Politics

In 1951, mobster Frank Costello (seated, center) testified in front of the Kefauver Committee during a televised congressional hearing on organized crime that captivated the country.

History of Now

A Brief History of Televised Congressional Hearings

From a 1951 investigation into organized crime to the Watergate scandal, the ongoing January 6 hearings are part of a lengthy political tradition

After his shooting, a hospitalized Wallace holds up a newspaper touting his victories in the Maryland and Michigan Democratic presidential primaries.

How a Failed Assassination Attempt Pushed George Wallace to Reconsider His Segregationist Views

Fifty years ago, a fame-seeker shot the polarizing politician five times, paralyzing him from the waist down

NATO troops from a battalion based in Fort Hood, Texas, train in Germany in September 1983, two months before the Able Archer 83 drill.

The 1983 Military Drill That Nearly Sparked Nuclear War With the Soviets

Fearful that the Able Archer 83 exercise was a cover for a NATO nuclear strike, the U.S.S.R. readied its own weapons for launch

At the Smithsonian's National Portrait Gallery, the story of the Watergate whistleblower Martha Mitchell (detail, oil on canvas, Jan De Ruth, 1970) from Pine Bluff, Arkansas—who pundits dubbed the "Mouth of the South"—is revisited in a new exhibition, "Watergate: Portraiture and Intrigue."

Martha Mitchell Was the Brash 'Mouth of the South' That Roared

A portrait reveals the dignity behind the maligned woman who stepped up to tell the truth

Joseph Mikulec, the “Globe-Trotter” whose toes touched six continents, collected the signatures of such luminaries as Woodrow Wilson, William Howard Taft, Edward VIII, Mary Pickford and Teddy Roosevelt.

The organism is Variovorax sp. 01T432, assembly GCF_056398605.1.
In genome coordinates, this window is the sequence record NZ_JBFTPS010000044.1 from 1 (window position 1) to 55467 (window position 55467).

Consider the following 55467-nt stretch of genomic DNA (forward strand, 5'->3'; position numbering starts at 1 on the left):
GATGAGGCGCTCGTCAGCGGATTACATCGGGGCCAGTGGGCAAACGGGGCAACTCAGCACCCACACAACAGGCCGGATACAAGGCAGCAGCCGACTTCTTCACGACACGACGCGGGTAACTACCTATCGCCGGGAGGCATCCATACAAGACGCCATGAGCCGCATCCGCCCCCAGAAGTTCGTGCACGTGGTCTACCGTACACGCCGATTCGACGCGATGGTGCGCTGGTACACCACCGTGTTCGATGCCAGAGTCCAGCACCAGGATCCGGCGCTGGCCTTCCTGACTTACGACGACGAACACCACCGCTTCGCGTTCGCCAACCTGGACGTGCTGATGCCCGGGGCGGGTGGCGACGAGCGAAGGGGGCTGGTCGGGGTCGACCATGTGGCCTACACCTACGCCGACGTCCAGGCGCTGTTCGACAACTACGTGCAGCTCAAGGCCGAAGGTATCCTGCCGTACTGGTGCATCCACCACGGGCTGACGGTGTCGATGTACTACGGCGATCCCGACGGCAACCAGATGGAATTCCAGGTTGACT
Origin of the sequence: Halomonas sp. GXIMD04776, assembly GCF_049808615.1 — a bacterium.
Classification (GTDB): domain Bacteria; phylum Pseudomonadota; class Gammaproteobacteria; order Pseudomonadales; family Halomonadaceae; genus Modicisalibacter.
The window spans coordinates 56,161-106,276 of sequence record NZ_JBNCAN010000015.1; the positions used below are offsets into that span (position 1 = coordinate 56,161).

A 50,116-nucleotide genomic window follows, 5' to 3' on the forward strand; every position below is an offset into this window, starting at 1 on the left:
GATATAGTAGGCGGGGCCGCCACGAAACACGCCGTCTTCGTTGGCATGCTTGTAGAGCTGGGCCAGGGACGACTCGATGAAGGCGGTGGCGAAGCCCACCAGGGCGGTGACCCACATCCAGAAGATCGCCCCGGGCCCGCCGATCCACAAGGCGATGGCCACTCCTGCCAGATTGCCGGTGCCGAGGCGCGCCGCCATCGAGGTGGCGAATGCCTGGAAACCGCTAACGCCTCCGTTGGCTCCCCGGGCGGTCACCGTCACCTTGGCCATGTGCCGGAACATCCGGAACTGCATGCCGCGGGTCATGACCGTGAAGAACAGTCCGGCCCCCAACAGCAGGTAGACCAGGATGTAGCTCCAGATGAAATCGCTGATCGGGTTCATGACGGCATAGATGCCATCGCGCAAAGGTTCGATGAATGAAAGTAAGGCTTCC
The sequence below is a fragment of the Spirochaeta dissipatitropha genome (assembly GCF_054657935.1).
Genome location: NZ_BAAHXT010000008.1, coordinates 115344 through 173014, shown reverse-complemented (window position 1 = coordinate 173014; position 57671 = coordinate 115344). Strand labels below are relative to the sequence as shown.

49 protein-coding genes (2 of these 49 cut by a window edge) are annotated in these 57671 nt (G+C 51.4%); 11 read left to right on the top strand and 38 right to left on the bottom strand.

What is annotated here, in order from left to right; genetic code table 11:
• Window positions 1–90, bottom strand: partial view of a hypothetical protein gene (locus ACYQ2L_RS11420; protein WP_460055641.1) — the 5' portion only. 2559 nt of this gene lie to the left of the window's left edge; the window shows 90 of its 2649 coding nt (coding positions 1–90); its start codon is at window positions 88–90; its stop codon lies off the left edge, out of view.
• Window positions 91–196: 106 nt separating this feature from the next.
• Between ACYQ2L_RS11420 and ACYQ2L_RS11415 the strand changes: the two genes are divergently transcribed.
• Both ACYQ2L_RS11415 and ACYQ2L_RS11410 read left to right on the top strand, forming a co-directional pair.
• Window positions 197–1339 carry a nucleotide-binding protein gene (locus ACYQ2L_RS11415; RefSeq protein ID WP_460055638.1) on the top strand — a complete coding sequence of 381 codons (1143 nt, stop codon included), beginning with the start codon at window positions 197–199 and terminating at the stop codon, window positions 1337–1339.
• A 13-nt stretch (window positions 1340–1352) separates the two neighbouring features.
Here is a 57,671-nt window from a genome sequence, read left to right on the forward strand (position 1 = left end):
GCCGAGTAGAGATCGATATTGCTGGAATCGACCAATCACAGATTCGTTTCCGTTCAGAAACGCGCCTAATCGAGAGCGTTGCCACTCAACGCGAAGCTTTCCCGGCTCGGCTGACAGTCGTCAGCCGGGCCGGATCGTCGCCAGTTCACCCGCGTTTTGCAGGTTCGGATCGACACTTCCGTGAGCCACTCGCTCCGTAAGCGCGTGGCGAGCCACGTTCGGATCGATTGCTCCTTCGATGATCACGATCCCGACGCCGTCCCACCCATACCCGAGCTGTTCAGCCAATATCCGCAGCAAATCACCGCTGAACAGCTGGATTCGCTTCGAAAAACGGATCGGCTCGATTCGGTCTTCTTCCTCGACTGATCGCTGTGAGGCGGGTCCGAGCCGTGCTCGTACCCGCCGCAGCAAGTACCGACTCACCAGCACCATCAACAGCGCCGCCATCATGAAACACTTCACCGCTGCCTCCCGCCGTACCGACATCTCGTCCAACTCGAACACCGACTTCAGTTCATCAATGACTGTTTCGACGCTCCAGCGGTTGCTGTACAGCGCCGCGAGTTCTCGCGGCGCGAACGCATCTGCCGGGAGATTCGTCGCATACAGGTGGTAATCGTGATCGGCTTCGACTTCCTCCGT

The Man Who Walked Around the World, Collecting the Autographs of the Rich and Famous

In the early 1900s, Joseph Mikulec traveled some 175,000 miles on foot, gathering 60,000 signatures in a leather-bound album that is now up for sale

Lai Tek's espionage had geopolitical implications across Southeast Asia.

The Vietnamese Secret Agent Who Spied for Three Different Countries

Known by the alias Lai Tek, the enigmatic communist swore allegiance first to France, then Britain and finally Japan

Under the proposed rules, companies would need to divulge climate-related risks that are likely to impact the business.

SEC Proposes New Climate Change Disclosures for Companies

The proposal passed on a 3–1 vote, and the public will now have around 60 days to submit comments

For many behind the so-called anti-vax movement, faith is the ultimate protection. At an anti-shutdown rally in Harrisburg, Pennsylvania, a protester painted the hood of his truck with the motto “Jesus is my vaccine.”

What the History of Science and Religion Reveals About Today's Divisive Covid Debates

A new Smithsonian book and exhibition explores the ongoing conflicts and reconciliations between faith and technology in American life

Wildfires blazed through Big Sur in January 2022.

We Are Changing Climate Faster Than We Can Adapt, New IPCC Report Warns

Despite the 'irreversible' impacts of a warming planet, scientists emphasize there is still time to act

President Biden announced his pick to fill the US Supreme Court vacancy on Friday: Judge Ketanji Brown Jackson.